2015 clone names and clone games. In addition to collecting different cultivars from different countries, we also collect different clones from different suppliers. Interestingly, quite often we get different performance. For example, all of Picholine from Vendor B have abscised and dropped, but trees from vendor A still had a good crop hanging. Until we picked them today, of course!
And of course, we only sell the best clone of each cultivar that we have. Beware vendors who don't put this much attention into what they sell!
Mar 16, 2015: Reken Estate Picholine, pretty much dead ripe.
Mar 17, 2015
Curing some more Frantoio
We committed to deliver 4 pounds of ripe olives (see immediately below), and actually shipped 8 pounds. How's that for meeting commitments! Of course, as we get more experienced at this, reality and commitments will come closer in line.
Not wanting to waste the remainder, I decided to try a batch of Greek Style Black Olives. Normally I would consider Frantoio just a tinch to small for table olives, but since these are very close to physiologically mature and thus probably as big as they ever will get, I decided to give 'er a go.
Mar 17, 2015: a half gallon of Frantoio olives curing Greek-style Black Ripe --->
Mar 25, 2015
What is your most cold hardy olive tree?
A simple question I am asked a lot, but I am still not very sure of the answer! And of course my answer changes a little every year, as I gain more experience with olive trees. This years answer:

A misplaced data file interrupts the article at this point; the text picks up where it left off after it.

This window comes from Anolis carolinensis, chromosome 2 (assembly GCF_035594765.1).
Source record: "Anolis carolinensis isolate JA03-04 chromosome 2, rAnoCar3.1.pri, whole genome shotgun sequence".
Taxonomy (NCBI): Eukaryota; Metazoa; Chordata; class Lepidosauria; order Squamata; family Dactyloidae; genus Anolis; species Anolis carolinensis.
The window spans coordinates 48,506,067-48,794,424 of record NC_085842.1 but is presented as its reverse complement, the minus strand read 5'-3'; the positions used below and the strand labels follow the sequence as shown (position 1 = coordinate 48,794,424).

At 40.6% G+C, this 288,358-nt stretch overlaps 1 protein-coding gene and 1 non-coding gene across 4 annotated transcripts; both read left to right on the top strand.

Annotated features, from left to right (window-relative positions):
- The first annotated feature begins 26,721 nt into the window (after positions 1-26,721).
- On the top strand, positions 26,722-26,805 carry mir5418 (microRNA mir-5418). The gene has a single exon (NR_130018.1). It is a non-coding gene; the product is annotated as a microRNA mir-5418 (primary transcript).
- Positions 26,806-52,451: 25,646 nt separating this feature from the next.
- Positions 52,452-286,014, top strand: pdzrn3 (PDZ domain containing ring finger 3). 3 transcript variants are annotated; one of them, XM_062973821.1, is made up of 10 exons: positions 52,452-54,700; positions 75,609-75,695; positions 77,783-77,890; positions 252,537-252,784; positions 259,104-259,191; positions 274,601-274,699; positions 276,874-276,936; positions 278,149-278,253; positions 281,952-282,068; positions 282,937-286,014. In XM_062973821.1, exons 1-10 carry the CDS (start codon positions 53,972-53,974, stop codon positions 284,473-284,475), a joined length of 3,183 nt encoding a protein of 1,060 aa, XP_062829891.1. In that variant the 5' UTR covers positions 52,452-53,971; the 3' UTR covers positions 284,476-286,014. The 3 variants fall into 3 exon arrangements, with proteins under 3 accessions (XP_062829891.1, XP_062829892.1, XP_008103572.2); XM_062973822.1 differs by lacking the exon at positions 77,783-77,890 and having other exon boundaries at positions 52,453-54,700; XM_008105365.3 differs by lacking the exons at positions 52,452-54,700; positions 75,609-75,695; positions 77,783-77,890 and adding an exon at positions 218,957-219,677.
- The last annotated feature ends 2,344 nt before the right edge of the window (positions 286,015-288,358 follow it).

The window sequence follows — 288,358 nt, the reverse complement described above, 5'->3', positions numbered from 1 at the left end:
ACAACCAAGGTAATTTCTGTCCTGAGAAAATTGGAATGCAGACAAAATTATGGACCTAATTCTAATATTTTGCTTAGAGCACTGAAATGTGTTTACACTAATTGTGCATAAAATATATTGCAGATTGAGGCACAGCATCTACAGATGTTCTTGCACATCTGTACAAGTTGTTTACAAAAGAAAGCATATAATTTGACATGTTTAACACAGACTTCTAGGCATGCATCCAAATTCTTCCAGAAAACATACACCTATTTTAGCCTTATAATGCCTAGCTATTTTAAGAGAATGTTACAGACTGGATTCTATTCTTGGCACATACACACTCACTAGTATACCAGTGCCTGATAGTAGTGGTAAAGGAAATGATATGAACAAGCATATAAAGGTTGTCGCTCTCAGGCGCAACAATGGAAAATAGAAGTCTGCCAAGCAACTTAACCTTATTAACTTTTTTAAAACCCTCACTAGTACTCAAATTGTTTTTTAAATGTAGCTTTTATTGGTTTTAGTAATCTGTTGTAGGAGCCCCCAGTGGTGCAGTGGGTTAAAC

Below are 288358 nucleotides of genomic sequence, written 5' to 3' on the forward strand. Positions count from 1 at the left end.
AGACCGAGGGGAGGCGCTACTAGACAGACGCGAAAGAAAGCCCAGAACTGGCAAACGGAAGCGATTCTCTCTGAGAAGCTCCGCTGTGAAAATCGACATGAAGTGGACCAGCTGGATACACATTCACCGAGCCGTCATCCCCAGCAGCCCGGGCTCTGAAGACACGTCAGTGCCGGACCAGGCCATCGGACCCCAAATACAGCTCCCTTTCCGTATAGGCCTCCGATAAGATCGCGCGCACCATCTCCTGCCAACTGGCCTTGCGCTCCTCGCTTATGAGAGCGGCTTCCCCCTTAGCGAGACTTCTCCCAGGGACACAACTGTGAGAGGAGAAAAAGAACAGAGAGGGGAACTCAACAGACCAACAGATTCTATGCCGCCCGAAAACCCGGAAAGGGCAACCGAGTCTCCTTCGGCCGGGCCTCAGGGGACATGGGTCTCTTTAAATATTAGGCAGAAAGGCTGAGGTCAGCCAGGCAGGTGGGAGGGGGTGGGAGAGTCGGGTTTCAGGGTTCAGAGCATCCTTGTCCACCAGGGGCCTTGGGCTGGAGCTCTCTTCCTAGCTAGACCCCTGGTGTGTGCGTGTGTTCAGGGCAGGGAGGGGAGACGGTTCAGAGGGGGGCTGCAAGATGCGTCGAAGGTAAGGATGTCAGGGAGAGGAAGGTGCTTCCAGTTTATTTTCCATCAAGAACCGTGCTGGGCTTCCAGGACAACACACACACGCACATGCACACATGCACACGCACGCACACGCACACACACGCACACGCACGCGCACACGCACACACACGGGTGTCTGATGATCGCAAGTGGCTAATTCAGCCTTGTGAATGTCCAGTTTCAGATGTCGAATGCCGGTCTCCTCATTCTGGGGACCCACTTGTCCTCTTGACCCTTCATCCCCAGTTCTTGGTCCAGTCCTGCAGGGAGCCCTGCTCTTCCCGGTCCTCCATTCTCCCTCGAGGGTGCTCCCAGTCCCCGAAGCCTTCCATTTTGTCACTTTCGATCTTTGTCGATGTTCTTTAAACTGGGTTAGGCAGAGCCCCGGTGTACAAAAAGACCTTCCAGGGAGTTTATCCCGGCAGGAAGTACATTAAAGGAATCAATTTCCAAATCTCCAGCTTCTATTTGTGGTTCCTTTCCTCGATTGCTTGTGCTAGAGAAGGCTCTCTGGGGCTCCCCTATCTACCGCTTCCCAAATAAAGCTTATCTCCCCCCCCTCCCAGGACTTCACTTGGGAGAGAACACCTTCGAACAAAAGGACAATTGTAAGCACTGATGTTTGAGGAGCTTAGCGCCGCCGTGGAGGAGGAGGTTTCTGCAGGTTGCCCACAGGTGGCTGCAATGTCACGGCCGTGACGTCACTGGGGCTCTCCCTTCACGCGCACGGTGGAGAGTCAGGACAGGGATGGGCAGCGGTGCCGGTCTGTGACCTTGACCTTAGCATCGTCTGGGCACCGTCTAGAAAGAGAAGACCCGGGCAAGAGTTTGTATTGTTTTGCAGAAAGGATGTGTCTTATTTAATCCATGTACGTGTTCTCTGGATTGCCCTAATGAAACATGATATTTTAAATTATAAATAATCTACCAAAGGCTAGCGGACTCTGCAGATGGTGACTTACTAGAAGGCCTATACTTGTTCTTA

If you live in USDA Zone 9a or higher:
You don't have to much worry about the olive trees getting too cold, except maybe in those "worst in a lifetime" storms. Even traditional olive districts like Tuscany and the south of France get these storms, and they do a lot of damage. However, the most cost effective thing to do is to roll with the punches and ignore the problem. The olive trees will re-grow from their roots, and in a few years life will ,be good again; I would guess.
If you live in USDA Zone 8b (like we do: On the Edge!):
Of the cultivars I have had long term, from gut feel watching the trees live and die, I'd have to say Frantoio is one of the best bets for cold tolerance. In Italy, it is known as one of the two cold hardy "Super Tuscans", and is rapidly diffusing all over Italy because of it's value as a cold hardy olive oil tree (produces what is currently considered one of the best oils too). So that would be my top pick for you to try, if you live here in the northern Willamette Valley or in a similar climate..